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Ethics, Science, and Power.

March 11, 2009

Today in my History of Psychology class we were discussing (or perhaps being discussed to) Neitzsche.  I’m fascinated by his view of the consequences of atheism on ethics.  So far as I can tell from Beyond Good and Evil Neitzsche* believed that when ethics meets relativism right is decided by the most powerful.   So where does this fit in with Science?  Wired published an article on the trouble of the terminology surrounding Obama’s lifting of Bush’s restrictions on stem cell research.  Phrases like Bush’s decision being a “really, really unwelcome intrusion of politics into science” proliferated in the wake of Obama’s decision.  In a democracy though, laws are ostensibly the tools of the citizens to ensure distasteful actions do not occur.

What Wired missed though was a much deeper issue.  In the penultimate paragraph Brandon Keim says this,

But there will be plenty of cases in the future when the aims of science — or, to be more precise, certain scientists — conflict with widely held values. And if the legacy of the stem cell debate is to label all conscientious objection as anti-science bias, it will be a toxic legacy indeed.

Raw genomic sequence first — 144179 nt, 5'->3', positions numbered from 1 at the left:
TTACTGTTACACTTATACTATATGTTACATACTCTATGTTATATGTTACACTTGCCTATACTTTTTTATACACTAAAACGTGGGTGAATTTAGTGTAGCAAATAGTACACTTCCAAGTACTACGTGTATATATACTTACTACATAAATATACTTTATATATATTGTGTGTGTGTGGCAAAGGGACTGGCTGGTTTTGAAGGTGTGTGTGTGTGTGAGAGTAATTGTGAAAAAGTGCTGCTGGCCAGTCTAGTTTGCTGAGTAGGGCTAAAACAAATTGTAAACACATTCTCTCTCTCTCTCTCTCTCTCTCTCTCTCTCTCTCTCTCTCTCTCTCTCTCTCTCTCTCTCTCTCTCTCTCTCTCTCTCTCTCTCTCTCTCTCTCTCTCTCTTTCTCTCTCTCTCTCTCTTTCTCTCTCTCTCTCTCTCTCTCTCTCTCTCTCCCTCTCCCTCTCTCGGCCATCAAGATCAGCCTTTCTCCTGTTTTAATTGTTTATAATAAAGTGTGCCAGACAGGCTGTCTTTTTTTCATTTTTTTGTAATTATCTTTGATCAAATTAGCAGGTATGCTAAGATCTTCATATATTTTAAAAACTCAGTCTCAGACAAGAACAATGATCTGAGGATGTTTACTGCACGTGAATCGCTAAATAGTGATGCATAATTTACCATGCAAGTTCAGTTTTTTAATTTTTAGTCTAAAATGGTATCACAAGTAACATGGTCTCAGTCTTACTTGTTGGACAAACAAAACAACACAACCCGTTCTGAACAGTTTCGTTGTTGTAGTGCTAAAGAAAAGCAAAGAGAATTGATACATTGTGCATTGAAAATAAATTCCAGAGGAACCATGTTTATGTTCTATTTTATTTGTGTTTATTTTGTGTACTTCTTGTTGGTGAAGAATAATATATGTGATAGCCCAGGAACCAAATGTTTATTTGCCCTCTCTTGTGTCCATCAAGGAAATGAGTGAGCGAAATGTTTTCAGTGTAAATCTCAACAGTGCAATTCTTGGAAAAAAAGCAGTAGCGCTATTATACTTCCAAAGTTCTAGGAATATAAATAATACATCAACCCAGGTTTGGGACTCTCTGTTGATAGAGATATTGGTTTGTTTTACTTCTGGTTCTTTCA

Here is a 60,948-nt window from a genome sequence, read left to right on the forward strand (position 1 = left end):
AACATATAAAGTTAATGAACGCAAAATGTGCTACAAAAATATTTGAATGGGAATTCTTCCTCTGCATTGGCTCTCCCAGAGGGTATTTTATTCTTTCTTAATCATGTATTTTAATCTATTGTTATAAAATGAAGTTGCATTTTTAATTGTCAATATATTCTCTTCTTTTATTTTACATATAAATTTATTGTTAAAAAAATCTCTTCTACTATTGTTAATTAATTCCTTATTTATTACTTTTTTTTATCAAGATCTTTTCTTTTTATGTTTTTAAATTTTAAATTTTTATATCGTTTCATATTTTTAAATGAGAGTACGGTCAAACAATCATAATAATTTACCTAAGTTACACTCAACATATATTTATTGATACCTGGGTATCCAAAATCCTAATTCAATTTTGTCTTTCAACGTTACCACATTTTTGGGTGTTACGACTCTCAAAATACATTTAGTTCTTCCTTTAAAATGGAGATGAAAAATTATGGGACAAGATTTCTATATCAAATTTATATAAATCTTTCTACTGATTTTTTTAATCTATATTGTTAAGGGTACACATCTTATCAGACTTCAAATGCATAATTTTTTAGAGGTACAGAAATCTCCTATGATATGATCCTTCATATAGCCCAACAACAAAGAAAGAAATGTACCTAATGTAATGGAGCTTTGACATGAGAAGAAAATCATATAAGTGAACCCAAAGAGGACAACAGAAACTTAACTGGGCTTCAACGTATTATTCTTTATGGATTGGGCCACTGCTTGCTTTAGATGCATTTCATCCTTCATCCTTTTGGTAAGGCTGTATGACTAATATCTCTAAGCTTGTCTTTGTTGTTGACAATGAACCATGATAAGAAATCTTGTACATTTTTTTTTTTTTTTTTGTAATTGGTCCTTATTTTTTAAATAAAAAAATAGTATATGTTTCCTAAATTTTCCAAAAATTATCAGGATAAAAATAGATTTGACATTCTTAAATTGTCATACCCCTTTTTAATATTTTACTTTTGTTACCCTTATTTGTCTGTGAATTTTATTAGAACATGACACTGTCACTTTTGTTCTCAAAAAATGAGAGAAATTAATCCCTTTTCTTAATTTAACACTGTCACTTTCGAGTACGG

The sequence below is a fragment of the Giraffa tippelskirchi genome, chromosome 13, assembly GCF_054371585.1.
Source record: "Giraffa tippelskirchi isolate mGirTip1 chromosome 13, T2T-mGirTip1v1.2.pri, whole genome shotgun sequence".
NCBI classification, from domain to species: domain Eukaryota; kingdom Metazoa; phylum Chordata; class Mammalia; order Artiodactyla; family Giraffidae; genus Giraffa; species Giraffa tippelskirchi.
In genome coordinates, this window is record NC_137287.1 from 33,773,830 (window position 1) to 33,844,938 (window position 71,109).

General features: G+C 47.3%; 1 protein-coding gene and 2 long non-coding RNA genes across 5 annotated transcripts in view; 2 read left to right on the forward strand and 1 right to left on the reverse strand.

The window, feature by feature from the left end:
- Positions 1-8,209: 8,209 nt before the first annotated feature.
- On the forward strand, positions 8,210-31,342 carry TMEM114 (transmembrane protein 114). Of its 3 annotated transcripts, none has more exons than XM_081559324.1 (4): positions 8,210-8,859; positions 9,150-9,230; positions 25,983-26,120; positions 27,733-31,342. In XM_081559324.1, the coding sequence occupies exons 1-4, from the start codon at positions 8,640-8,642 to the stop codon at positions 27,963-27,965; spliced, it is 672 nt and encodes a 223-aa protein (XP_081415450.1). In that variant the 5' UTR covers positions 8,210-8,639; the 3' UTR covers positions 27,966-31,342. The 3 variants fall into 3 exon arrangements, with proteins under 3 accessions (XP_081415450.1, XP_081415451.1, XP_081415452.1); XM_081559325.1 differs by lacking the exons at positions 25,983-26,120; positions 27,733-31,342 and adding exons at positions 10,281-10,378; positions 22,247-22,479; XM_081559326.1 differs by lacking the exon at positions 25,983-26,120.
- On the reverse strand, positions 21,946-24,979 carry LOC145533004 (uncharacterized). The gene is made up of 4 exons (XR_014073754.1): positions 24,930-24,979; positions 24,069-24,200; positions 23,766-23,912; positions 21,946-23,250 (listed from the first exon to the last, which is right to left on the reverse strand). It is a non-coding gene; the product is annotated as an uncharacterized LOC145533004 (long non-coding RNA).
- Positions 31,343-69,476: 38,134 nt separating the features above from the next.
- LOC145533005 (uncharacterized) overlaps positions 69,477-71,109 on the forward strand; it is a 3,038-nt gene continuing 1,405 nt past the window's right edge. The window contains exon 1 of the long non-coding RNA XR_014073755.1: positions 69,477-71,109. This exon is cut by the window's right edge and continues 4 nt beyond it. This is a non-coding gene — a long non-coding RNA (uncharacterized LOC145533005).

The idea that “widely held values” is enough to define morality runs into trouble not just with science (imagining how people from a hundred years ago would have viewed embryonic stem cell research might cast light on this), but also with much larger issues.  The atrocities in Rwanda were perpetrated by the majority.  We have in a situation like Rwanada a clear demonstration of the poverty of “widely held values.”

So here is my question.  Knowing that Hitler’s policies enjoyed support so wide it even surprised him.  His reaction to Krystalnacht is one demosntration of this.  Also while keeping in mind that most in Europe and the wider world did not go to war because of Hitler’s racial ideology but because of his aggressive militarism.  What would have been the case to intervene in Germany assuming they never invaded another country?

*I’ve yet to read much of it, although I’ve tried.

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